“Dispatchers face the same kind of stress and burden as fire and police,” said Robertson, who is a retired Decatur police officer. “We need to look at it. It’s a great idea, but how do we pay for it? That’s where the pushback will be. The municipalities and counties will have to pay the additional costs. Maybe we can have some sort of phase-in period to mitigate the cost. That would help so they’re not paying everything at one time.”

Morgan 911 previously received $4.35 per call from the 34 agencies it serves, but that changed last year when the 911 board voted to charge a flat rate of what each agency paid the previous year plus 3%.

“Our costs go up,” Pharis said. “We hope to stabilize the charges so budgets are easier to plan. The per call charge is so volatile.”

As the top three responders, Decatur is paying $443,817 this fiscal year for calls dispatched to the Decatur Police Department, the county is paying $194,611 for Morgan County Sheriff’s Office calls and Hartselle is paying $84,201 for calls involving the Hartselle Police Department, according to 911 financial records.

“It is about $875,000 from the 34 agencies,” Pharis said about the dispatcher fees. Another $2.52 million comes from landline and wireless phone service customers. Including smaller income streams, the 911 center's revenue this fiscal year is projected to be about $3.6 million, she said.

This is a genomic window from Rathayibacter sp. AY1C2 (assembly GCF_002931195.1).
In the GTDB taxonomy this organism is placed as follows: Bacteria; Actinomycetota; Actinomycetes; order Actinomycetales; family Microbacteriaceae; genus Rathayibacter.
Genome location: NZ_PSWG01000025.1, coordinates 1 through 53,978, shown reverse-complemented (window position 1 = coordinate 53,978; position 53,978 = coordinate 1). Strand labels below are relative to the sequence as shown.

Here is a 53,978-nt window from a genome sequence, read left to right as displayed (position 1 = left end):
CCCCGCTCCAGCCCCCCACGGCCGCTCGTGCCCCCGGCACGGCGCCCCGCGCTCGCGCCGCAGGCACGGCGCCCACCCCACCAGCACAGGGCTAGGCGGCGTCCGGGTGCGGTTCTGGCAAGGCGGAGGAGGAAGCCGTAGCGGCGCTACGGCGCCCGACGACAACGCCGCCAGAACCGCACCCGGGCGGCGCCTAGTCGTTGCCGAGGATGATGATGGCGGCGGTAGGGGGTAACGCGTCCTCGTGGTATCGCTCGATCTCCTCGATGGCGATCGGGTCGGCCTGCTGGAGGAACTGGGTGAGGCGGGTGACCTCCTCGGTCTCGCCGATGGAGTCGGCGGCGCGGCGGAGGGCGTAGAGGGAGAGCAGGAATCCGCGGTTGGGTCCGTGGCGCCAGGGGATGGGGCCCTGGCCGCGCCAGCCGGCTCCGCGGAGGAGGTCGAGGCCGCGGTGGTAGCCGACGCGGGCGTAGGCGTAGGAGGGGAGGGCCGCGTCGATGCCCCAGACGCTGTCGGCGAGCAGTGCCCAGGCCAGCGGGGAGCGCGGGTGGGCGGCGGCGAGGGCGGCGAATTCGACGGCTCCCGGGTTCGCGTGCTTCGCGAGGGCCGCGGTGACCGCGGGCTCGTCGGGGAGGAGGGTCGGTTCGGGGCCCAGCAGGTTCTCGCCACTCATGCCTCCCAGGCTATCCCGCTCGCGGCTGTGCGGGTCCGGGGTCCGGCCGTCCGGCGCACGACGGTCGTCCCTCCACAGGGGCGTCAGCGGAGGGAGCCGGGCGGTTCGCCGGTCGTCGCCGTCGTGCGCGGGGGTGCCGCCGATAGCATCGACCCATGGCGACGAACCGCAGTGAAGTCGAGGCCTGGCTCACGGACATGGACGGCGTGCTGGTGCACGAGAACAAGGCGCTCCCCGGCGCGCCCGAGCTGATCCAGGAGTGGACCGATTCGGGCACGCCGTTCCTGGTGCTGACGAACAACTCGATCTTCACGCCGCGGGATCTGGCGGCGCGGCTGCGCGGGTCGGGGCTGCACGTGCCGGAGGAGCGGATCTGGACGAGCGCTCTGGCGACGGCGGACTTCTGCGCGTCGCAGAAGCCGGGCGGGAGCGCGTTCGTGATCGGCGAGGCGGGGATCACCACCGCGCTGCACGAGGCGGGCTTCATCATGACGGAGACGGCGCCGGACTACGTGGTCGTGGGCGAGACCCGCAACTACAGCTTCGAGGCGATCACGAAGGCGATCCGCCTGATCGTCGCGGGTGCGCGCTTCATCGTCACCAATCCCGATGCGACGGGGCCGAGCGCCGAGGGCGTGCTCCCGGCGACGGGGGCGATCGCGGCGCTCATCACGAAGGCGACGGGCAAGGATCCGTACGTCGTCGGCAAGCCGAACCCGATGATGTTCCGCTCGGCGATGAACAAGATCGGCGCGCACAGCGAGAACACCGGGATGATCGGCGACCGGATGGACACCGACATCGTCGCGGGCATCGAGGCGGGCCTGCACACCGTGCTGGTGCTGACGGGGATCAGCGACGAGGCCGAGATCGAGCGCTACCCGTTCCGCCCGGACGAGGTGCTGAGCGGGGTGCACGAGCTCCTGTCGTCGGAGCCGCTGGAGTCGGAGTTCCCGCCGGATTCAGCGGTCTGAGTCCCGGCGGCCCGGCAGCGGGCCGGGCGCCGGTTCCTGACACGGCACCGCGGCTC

She knows the worker shortage is not limited to her profession or to the Morgan County area. “Shortage of 911 workers is a problem in the country. Everyone is having a hard time hiring,” she said.

According to the National Emergency Number Association, there are more than 6,100 emergency call centers across the country. Those centers handle more than 200 million 911 calls each year.

NENA reports there are about 100,000 dispatchers working, and about 10,000 new dispatchers are hired each year due to turnover or increased call volume. According to NENA, retaining dispatchers is an ongoing problem made worse by low unemployment. 

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mike.wetzel@decaturdaily.com or 256-340-2442. Twitter @DD_Wetzel.

(2) comments

Lenny Williams

The real reason of the staff shortage is not even mentioned in this article. There’s more to the story, a lot more.

Charlie Specoli

While I have no doubt about the stress and mental anguish and long hours that 911 personnel face are exactly as described the 911 director, they are not first responders. For Rep Robertson to say basically that their job is equal to that of police officers and fire fighters I believe Robertson is either a huge exaggerator, or during his career he didn't realize the full dangers he was facing as a police officer and I doubt that is the case either. 911 dispatchers work in a climate controlled environment and face no day to day dangers like police officers and firefighters do, there is absolutely no comparison. 911 dispatchers send the first responders to calls of all types, but dispatchers do not respond,therefore they should not be placed on the same level as those that do respond, and face the dangers multiple times on a day to day basis. 911 personnel are professionals and do face stress and mental anguish, and yes research needs to be done to see what laws need to be passed to help and assist these professionals, and that is long overdue. That shouid be the emphasis on making sure that they have everything they need in place to deal with issues from their chosen profession, and less emphasis on placing them as a first responder..